Combination luck

22 Jul, 15

Philippa Turrell says it’s no longer about the traditional oven – think steam and microwave too

The inspiration for the combi-oven comes straight from the commercial kitchen, offering the addition of microwave or steam functionality in a standard or even compact footprint. Regardless of the size of their kitchen, consumers can now have more culinary techniques at their fingertips, enabling them to better emulate the skills from the Great British Bake Off, Masterchef or even mirror the creations on The Great British Menu Kitchen. Category manager of Miele, Neil Pooley agrees and says the growth in popularity of combi ovens is “a natural migration from the professional kitchen to the home.” And this is mirrored by the view of the mananaging director of SubZero and Wolf, Craig Davies who says the market for combi ovens has “increased over the last two to three years”, adding some meat on the bones when he says “around 40%” of Wolf’s oven sales are now combi-ovens.

Time versus health

Combining a choice of convection and microwave, convection and steam or even all three (in the case of V-ZUG Combi-Steam XSL), sales could arguably be divided between the time poor who may favour the convection and microwave, or the steam and convection oven, which would arguably be the choice of the health-conscious consumer. However, in terms of popularity, industry experts tend to agree that convection with microwave is their biggest seller combi-ovens type, as consumers understand the functionality more readily.

Marketing director of Baumatic Owain Harrison comments: “Currently outselling the combi steam oven, the combination microwave has been in the market for longer and consumers understand how the concept works. With a combi steam, more education is required on the ship floor to explain the many incredible features of how it is not just for people with healthy lifestyles , but has idea functions for keen cooks and bakers.”  In fact he suggests such is the popularity of the combination microwave, it outsells the standard microwave oven. “The combination oven is becoming a more popular choice to the standard compact microwave or steam oven, because of its multifunctionality and the benefits of a combi are easy to convey to consumers.”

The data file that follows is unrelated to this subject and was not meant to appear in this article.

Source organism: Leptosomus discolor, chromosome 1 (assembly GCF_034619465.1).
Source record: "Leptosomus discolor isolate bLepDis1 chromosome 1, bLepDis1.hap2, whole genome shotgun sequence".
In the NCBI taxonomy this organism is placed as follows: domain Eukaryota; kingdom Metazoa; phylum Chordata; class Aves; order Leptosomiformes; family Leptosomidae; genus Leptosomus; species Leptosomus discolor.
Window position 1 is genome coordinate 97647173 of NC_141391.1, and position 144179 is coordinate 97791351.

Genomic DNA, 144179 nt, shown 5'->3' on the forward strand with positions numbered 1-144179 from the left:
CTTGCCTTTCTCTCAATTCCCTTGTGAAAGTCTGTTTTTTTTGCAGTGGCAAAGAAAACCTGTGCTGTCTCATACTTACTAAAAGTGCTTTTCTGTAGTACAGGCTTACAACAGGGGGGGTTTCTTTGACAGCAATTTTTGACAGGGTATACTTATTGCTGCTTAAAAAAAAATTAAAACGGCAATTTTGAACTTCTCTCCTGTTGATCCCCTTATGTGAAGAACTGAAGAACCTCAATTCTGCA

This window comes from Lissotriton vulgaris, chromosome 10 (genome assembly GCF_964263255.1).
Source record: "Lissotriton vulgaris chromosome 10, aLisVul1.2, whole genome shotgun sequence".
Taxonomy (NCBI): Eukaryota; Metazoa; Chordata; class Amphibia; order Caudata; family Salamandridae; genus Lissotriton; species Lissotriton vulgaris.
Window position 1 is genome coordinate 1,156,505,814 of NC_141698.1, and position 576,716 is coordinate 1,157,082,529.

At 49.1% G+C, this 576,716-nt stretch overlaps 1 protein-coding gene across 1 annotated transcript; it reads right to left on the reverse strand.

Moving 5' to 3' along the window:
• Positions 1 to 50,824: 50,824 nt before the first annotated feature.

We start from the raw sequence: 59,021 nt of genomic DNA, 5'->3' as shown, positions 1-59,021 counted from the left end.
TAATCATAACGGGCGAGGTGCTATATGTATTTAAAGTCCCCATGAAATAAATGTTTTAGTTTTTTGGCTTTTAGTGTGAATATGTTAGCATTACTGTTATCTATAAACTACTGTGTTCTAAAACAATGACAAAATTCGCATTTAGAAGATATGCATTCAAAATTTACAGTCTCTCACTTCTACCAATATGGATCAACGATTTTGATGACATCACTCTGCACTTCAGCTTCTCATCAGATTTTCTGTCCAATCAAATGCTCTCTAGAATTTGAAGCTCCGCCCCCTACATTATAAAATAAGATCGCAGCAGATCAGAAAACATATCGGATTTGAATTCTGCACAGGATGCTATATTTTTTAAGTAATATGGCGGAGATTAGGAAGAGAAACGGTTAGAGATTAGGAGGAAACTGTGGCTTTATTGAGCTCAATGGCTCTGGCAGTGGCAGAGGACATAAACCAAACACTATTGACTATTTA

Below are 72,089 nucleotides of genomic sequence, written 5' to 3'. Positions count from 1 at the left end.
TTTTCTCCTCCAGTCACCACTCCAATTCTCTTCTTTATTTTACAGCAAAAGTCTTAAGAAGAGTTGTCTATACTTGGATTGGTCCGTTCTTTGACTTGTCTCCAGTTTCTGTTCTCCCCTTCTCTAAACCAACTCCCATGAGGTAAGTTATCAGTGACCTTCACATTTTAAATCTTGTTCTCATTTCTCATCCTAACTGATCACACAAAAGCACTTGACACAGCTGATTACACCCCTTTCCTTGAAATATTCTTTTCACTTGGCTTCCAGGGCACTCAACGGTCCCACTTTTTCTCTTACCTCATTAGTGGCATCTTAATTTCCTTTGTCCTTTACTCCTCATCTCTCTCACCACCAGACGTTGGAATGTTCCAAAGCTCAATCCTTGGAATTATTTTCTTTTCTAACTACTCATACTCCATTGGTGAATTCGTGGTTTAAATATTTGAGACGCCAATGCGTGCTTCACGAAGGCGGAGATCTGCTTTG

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And product development manager of Smeg, Joan Fraser agrees, that microwave combination ovens are very popular. As she points out: “Our combination microwaves are very popular as they give flexibility and extra capacity when needed, as well as speed cooking when users are in a hurry.”

In fact, such is the popularity of the combi microwave that sales director of Caple, Danny Lay suggests they are also the fastest-growing type of combi-oven for his company: “Our fastest-growing combination oven is our collection of combination microwaves because the user has complete control with multiple functions in one appliance.”

Steaming ahead

However, some appliance experts have found that the fastest-growing sector of the combi-oven lies with the convection and steam model. With increasing focus on healthy living, and therefore healthy eating, consumers are now beginning to recognise the value of using steam as a culinary technique. And for the consumer who is still a novice at steam cooking, the combi-oven can gently ease them into using steam or combined steam and convection, without fear of wasting money on an appliance they will never use. Danny Lay of Caple agrees: “Combination steam ovens are one example where you can achieve the best of both worlds with combination steam cooking and this can make the best choice if you have never used steam oven cooking before because you can pick and choose between conventional and steam cooking methods.”